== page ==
Back to Basics: Timing Your Social Security Benefits, Part 2

September 13, 2016
DMD Staff

Social Security benefits are an entitlement for workers, but the amount and impact of the benefit could depend on a number of factors.

In

Part 1

, we looked at when dentists can begin to collect Social Security. But just because you can do something doesn’t mean you should. For dentists, who tend to earn more in later parts of their career, waiting as long as possible to collect benefits might be your best move. If you don’t experience the factors that make it necessary to collect benefits early, the factors to consider become different. Let’s take a look.

When should you start claiming benefits?

This a very personal decision. Although most dentists don’t find themselves in this situation, if you are having trouble meeting basic expenses as your career winds down, you may not be in position to wait until age 70 to claim benefits. Although your benefit amount will be reduced, you will receive benefits sooner and you will receive more payments—if not more money—over your lifetime.

Waiting, if it’s feasible for you, can make a big difference. An example cited by the Social Security Administration (SSA) goes like this: If you are eligible to receive a $1,000 per month benefit at full retirement age (which, again, depends on the year you were born), you will receive only $750 per month if you claim benefits at age 62. However, if you wait until age 70 to claim benefits, that monthly payment increases to a little more than $1,300.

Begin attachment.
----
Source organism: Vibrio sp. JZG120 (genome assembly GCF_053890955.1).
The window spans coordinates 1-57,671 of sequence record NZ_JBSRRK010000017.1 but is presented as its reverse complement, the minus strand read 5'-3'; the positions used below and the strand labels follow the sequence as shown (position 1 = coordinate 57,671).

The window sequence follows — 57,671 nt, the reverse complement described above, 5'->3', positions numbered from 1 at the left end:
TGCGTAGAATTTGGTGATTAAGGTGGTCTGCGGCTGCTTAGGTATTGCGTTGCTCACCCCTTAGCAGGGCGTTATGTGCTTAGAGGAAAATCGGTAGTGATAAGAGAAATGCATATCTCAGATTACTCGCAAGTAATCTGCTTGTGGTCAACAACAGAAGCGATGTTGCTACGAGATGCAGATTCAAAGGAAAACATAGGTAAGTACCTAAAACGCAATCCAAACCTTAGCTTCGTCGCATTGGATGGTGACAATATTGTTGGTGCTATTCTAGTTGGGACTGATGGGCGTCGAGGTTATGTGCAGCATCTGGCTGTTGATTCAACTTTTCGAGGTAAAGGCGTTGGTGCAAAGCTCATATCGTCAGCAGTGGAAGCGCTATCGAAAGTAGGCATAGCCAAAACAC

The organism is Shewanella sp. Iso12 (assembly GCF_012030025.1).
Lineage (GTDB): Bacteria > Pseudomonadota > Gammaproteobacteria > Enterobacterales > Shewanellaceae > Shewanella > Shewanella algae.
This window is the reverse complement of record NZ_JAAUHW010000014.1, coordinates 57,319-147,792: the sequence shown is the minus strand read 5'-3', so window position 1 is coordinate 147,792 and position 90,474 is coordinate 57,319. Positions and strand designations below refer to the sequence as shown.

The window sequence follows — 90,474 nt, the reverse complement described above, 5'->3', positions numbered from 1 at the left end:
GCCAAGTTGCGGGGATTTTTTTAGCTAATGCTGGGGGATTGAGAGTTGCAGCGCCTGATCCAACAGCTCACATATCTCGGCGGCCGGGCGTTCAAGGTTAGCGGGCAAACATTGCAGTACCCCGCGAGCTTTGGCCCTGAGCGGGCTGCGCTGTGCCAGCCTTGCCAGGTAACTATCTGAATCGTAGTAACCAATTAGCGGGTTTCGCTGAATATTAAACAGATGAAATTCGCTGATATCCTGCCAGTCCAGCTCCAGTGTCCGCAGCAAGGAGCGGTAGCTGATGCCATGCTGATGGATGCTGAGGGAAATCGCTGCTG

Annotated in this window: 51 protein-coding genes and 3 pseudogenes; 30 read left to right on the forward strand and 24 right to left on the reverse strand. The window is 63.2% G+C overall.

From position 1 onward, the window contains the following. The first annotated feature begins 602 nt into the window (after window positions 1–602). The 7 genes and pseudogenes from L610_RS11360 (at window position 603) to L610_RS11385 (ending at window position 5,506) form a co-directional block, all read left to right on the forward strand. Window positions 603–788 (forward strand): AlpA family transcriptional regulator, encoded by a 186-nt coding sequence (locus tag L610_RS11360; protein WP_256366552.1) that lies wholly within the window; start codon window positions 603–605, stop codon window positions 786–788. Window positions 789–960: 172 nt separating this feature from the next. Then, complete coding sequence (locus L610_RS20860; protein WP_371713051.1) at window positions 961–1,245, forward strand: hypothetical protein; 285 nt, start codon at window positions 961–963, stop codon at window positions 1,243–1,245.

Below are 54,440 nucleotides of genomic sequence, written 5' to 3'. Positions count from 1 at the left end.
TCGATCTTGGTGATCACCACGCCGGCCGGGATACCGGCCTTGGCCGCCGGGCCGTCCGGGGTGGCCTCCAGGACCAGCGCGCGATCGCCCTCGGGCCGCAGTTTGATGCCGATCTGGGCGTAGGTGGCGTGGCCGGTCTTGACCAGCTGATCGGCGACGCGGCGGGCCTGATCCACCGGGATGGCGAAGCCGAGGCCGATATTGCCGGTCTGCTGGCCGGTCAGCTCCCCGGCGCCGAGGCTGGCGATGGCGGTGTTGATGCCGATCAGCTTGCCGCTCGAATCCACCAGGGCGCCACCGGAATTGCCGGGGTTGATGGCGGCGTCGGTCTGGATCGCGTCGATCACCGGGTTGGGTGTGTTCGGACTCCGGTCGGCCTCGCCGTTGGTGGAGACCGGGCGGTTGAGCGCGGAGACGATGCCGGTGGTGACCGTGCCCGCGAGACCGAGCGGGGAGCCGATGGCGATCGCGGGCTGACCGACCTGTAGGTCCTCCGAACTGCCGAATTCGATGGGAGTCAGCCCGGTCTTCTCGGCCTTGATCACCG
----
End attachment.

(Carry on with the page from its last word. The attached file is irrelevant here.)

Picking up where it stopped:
What else should factor into your decision?

Health status, of course, may play a big role in your decision. A family history of excellent health and longevity is no guarantee that you’ll experience the same, but if you’re in generally good health and expect to be around to see great-great-grandchildren, factor that into your timeframe for collecting benefits. Consider also what level of benefits your spouse or partner will be entitled to. Working spouses who paid into Social Security will likely have earned their own benefit, but even if your spouse didn’t work, he or she can get up to one half of your benefit amount. Keep in mind that upon the death of your spouse, you will continue to receive the larger of your benefit or your late spouse’s—but not both.

Unlike unemployment, you can continue to work or rejoin the workforce and still receive your benefit, although you need to look into the various income and tax factors you’ll need to know. Consult an advisor or a tax attorney, who can go over your situation and make some recommendations.

And, (although it may seem strange to be taxed on income that is raise through a tax you previously paid), yes, as much as 85% of any Social Security benefit you receive may be taxable. That income will be added to any other income you earn to establish your total tax liability. Be aware that collecting benefits could, in some situations, push you into a higher tax bracket than you would otherwise occupy.

This can obviously complicate things, so schedule some time with a retirement plan advisor to go over your status, your goals, your planned retirement date and your decision on when to collect benefits.

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